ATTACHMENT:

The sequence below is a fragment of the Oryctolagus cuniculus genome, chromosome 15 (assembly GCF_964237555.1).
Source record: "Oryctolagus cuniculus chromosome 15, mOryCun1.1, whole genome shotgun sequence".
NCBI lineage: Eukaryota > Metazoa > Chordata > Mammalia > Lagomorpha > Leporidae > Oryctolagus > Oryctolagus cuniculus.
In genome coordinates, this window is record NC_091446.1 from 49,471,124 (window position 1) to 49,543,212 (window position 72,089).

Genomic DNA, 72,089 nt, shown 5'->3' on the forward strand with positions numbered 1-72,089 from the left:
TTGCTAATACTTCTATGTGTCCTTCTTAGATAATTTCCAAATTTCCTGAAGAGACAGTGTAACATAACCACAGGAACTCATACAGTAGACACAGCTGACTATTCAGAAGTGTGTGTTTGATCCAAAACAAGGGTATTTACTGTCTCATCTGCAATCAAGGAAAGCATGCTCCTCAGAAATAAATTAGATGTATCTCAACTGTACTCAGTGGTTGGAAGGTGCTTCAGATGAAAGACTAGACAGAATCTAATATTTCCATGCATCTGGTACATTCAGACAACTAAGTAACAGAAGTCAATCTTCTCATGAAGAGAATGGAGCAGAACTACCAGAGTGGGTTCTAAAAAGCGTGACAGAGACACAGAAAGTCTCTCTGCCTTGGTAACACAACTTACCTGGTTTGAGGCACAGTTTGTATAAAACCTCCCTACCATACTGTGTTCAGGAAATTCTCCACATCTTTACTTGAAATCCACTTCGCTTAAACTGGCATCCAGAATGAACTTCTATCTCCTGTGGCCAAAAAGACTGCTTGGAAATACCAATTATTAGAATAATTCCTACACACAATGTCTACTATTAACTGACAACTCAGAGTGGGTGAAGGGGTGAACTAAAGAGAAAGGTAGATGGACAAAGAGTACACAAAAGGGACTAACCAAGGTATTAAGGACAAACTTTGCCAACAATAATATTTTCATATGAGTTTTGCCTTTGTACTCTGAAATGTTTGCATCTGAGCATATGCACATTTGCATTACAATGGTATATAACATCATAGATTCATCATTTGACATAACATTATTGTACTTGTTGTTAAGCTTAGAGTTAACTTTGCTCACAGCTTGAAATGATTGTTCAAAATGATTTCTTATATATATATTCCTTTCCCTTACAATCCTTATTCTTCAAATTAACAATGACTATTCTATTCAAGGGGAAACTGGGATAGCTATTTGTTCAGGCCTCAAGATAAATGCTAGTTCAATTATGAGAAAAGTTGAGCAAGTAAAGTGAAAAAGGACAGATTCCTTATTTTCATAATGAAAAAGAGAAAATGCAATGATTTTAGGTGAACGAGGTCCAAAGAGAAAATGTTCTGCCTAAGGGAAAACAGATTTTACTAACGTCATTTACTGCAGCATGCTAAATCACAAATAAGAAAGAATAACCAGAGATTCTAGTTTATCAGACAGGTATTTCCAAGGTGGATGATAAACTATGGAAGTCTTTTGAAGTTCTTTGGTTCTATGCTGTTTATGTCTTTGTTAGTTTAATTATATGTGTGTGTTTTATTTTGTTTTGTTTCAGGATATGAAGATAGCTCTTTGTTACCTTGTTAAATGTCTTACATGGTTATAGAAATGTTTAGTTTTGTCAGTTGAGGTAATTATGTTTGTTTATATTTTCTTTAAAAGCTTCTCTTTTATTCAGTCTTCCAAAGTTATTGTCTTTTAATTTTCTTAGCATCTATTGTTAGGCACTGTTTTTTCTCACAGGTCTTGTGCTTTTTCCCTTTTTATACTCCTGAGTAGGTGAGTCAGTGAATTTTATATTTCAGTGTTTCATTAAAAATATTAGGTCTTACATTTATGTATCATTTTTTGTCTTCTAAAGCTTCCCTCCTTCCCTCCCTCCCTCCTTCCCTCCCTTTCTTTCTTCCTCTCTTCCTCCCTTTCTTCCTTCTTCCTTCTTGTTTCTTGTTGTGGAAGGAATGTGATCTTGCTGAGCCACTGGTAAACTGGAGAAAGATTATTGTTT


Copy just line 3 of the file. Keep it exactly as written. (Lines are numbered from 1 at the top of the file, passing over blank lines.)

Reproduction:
NCBI lineage: Eukaryota > Metazoa > Chordata > Mammalia > Lagomorpha > Leporidae > Oryctolagus > Oryctolagus cuniculus.